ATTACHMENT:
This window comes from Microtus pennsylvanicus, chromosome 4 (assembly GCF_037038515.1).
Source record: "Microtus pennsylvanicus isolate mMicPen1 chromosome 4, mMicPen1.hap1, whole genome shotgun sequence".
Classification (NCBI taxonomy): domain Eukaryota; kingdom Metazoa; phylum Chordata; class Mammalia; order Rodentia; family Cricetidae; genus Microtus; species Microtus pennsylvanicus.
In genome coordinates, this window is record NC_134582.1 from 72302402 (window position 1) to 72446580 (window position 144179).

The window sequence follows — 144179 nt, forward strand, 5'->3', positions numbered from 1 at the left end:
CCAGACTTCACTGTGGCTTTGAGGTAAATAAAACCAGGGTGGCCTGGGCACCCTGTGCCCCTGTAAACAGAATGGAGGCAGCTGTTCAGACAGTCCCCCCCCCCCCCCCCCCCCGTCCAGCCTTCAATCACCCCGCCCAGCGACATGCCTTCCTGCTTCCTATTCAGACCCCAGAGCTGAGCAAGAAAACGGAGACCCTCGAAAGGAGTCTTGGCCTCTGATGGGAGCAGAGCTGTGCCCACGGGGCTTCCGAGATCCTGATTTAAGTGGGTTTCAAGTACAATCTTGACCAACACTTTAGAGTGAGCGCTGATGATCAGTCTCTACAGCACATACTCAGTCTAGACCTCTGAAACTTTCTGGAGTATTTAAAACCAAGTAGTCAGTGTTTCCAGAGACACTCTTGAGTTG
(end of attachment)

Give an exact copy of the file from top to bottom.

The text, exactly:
This window comes from Microtus pennsylvanicus, chromosome 4 (assembly GCF_037038515.1).
Source record: "Microtus pennsylvanicus isolate mMicPen1 chromosome 4, mMicPen1.hap1, whole genome shotgun sequence".
Classification (NCBI taxonomy): domain Eukaryota; kingdom Metazoa; phylum Chordata; class Mammalia; order Rodentia; family Cricetidae; genus Microtus; species Microtus pennsylvanicus.
In genome coordinates, this window is record NC_134582.1 from 72302402 (window position 1) to 72446580 (window position 144179).

The window sequence follows — 144179 nt, forward strand, 5'->3', positions numbered from 1 at the left end:
CCAGACTTCACTGTGGCTTTGAGGTAAATAAAACCAGGGTGGCCTGGGCACCCTGTGCCCCTGTAAACAGAATGGAGGCAGCTGTTCAGACAGTCCCCCCCCCCCCCCCCCCCCGTCCAGCCTTCAATCACCCCGCCCAGCGACATGCCTTCCTGCTTCCTATTCAGACCCCAGAGCTGAGCAAGAAAACGGAGACCCTCGAAAGGAGTCTTGGCCTCTGATGGGAGCAGAGCTGTGCCCACGGGGCTTCCGAGATCCTGATTTAAGTGGGTTTCAAGTACAATCTTGACCAACACTTTAGAGTGAGCGCTGATGATCAGTCTCTACAGCACATACTCAGTCTAGACCTCTGAAACTTTCTGGAGTATTTAAAACCAAGTAGTCAGTGTTTCCAGAGACACTCTTGAGTTG